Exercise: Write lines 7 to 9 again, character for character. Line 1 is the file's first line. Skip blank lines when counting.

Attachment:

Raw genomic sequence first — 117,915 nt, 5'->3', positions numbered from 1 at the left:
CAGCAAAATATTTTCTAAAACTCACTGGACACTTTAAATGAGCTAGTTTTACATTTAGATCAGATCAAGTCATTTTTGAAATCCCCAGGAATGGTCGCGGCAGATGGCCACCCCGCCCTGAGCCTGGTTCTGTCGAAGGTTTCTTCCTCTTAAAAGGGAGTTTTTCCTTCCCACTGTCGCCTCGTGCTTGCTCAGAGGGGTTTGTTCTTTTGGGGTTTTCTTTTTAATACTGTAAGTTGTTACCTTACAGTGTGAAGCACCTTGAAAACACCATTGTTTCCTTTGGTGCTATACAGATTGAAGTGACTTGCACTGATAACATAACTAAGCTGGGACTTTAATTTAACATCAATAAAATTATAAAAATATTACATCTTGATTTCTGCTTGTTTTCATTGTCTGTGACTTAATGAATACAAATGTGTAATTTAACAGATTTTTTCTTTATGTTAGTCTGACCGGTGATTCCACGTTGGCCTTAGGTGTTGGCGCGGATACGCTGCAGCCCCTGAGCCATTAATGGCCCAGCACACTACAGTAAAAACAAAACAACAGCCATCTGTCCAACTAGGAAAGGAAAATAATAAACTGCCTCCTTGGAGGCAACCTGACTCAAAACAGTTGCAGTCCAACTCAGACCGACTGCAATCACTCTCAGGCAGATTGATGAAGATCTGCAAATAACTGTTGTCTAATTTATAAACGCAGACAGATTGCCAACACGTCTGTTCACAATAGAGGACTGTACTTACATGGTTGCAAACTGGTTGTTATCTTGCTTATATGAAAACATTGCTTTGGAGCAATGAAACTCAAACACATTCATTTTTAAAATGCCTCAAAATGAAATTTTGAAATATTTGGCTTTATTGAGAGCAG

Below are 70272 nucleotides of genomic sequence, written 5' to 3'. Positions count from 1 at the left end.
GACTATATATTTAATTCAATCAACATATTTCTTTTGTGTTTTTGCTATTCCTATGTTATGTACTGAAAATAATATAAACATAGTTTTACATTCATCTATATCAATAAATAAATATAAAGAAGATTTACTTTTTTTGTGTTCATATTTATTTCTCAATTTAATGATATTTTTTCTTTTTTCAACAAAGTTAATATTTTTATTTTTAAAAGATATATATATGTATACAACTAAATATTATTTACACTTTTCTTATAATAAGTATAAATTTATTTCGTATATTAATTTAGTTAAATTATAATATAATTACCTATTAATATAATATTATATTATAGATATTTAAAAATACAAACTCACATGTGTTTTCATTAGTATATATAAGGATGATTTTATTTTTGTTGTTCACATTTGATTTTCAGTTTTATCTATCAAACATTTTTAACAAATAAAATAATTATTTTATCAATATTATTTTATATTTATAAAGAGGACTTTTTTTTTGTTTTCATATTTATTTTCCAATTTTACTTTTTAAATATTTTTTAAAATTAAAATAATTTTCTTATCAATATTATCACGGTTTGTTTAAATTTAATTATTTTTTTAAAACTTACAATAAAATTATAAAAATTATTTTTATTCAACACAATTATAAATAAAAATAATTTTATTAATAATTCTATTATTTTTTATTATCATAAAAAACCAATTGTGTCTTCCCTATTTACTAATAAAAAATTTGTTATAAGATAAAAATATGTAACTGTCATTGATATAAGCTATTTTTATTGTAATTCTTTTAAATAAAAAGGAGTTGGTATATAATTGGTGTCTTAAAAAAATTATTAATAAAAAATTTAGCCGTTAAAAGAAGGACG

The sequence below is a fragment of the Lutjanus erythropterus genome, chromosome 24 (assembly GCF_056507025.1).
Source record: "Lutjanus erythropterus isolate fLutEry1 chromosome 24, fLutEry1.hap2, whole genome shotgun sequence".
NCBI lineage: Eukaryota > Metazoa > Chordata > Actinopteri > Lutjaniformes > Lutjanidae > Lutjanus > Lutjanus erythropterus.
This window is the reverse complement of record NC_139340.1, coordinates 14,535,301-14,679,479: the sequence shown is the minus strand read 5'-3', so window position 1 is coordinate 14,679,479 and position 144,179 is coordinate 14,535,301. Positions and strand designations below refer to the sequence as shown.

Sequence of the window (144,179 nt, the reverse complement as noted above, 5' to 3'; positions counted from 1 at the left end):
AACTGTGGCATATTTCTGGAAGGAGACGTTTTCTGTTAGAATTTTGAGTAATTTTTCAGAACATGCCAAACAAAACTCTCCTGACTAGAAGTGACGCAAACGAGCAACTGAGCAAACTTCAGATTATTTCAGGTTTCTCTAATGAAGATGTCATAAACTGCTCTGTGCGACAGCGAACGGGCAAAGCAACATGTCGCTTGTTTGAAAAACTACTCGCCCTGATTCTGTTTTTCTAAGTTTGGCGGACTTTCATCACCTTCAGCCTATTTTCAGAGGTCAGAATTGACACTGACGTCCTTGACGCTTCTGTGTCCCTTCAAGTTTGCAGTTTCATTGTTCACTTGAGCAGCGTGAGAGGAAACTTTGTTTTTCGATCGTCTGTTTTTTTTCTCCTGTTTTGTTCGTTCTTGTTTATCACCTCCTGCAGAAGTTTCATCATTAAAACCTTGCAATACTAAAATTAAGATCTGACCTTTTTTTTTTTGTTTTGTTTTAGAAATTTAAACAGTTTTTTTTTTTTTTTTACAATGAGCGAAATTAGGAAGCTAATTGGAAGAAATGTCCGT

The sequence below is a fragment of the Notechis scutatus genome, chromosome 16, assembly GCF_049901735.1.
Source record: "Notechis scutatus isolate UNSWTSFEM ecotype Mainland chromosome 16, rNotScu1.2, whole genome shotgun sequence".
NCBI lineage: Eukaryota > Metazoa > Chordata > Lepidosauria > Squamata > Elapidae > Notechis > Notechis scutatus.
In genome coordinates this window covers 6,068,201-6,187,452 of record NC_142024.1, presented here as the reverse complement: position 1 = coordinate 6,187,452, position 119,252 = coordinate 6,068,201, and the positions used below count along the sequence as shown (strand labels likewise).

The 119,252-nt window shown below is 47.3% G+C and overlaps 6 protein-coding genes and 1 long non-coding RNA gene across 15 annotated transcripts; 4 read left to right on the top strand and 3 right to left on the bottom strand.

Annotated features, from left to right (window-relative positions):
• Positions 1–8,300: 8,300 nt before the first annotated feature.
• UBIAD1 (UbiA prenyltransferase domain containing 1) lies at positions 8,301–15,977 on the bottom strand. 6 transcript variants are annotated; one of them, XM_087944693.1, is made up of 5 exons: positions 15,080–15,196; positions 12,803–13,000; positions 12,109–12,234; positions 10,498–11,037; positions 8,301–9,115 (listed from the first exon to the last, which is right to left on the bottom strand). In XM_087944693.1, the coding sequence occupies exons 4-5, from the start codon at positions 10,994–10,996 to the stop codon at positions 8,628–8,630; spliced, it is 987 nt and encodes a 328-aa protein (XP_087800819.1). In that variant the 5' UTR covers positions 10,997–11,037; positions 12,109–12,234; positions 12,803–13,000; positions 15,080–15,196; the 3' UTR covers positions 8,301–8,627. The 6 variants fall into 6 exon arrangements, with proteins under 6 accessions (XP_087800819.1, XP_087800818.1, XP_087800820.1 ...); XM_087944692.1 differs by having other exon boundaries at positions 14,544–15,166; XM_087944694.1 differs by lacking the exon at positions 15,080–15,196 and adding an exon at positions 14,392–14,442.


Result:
NCBI lineage: Eukaryota > Metazoa > Chordata > Actinopteri > Lutjaniformes > Lutjanidae > Lutjanus > Lutjanus erythropterus.
This window is the reverse complement of record NC_139340.1, coordinates 14,535,301-14,679,479: the sequence shown is the minus strand read 5'-3', so window position 1 is coordinate 14,679,479 and position 144,179 is coordinate 14,535,301. Positions and strand designations below refer to the sequence as shown.

Sequence of the window (144,179 nt, the reverse complement as noted above, 5' to 3'; positions counted from 1 at the left end):